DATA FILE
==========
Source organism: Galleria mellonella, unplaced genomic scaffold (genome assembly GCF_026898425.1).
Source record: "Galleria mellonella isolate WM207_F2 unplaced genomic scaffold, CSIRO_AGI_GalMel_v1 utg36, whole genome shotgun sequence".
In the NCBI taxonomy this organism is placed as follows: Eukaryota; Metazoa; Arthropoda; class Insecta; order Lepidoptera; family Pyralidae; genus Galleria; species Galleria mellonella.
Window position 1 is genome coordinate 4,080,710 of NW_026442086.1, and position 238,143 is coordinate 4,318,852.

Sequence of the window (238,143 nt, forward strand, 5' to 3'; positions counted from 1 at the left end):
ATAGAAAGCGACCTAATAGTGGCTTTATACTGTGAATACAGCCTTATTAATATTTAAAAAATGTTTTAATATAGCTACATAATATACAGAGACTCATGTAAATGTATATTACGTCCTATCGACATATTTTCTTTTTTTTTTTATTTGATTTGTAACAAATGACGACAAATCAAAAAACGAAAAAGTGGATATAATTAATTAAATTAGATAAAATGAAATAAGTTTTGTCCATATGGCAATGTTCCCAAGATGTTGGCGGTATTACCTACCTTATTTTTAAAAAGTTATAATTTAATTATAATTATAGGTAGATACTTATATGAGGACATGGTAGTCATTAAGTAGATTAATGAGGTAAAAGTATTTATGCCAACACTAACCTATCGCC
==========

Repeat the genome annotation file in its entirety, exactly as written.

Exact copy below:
Source organism: Galleria mellonella, unplaced genomic scaffold (genome assembly GCF_026898425.1).
Source record: "Galleria mellonella isolate WM207_F2 unplaced genomic scaffold, CSIRO_AGI_GalMel_v1 utg36, whole genome shotgun sequence".
In the NCBI taxonomy this organism is placed as follows: Eukaryota; Metazoa; Arthropoda; class Insecta; order Lepidoptera; family Pyralidae; genus Galleria; species Galleria mellonella.
Window position 1 is genome coordinate 4,080,710 of NW_026442086.1, and position 238,143 is coordinate 4,318,852.

Sequence of the window (238,143 nt, forward strand, 5' to 3'; positions counted from 1 at the left end):
ATAGAAAGCGACCTAATAGTGGCTTTATACTGTGAATACAGCCTTATTAATATTTAAAAAATGTTTTAATATAGCTACATAATATACAGAGACTCATGTAAATGTATATTACGTCCTATCGACATATTTTCTTTTTTTTTTTATTTGATTTGTAACAAATGACGACAAATCAAAAAACGAAAAAGTGGATATAATTAATTAAATTAGATAAAATGAAATAAGTTTTGTCCATATGGCAATGTTCCCAAGATGTTGGCGGTATTACCTACCTTATTTTTAAAAAGTTATAATTTAATTATAATTATAGGTAGATACTTATATGAGGACATGGTAGTCATTAAGTAGATTAATGAGGTAAAAGTATTTATGCCAACACTAACCTATCGCC